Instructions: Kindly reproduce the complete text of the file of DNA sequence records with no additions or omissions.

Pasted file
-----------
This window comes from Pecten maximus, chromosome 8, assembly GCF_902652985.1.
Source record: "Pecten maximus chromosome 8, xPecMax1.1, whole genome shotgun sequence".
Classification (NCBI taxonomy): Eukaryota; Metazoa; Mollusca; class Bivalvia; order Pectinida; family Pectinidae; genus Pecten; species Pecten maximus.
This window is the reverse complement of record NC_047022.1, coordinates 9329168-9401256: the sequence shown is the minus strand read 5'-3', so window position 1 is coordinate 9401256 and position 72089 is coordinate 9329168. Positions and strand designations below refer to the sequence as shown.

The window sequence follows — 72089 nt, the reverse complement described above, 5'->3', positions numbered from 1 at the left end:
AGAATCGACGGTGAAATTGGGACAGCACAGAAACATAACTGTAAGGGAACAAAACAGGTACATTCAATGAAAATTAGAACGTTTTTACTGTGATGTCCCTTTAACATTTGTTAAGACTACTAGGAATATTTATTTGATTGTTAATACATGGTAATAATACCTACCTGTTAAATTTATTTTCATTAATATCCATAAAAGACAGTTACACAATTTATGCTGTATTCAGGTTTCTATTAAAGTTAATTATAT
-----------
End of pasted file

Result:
This window comes from Pecten maximus, chromosome 8, assembly GCF_902652985.1.
Source record: "Pecten maximus chromosome 8, xPecMax1.1, whole genome shotgun sequence".
Classification (NCBI taxonomy): Eukaryota; Metazoa; Mollusca; class Bivalvia; order Pectinida; family Pectinidae; genus Pecten; species Pecten maximus.
This window is the reverse complement of record NC_047022.1, coordinates 9329168-9401256: the sequence shown is the minus strand read 5'-3', so window position 1 is coordinate 9401256 and position 72089 is coordinate 9329168. Positions and strand designations below refer to the sequence as shown.

The window sequence follows — 72089 nt, the reverse complement described above, 5'->3', positions numbered from 1 at the left end:
AGAATCGACGGTGAAATTGGGACAGCACAGAAACATAACTGTAAGGGAACAAAACAGGTACATTCAATGAAAATTAGAACGTTTTTACTGTGATGTCCCTTTAACATTTGTTAAGACTACTAGGAATATTTATTTGATTGTTAATACATGGTAATAATACCTACCTGTTAAATTTATTTTCATTAATATCCATAAAAGACAGTTACACAATTTATGCTGTATTCAGGTTTCTATTAAAGTTAATTATAT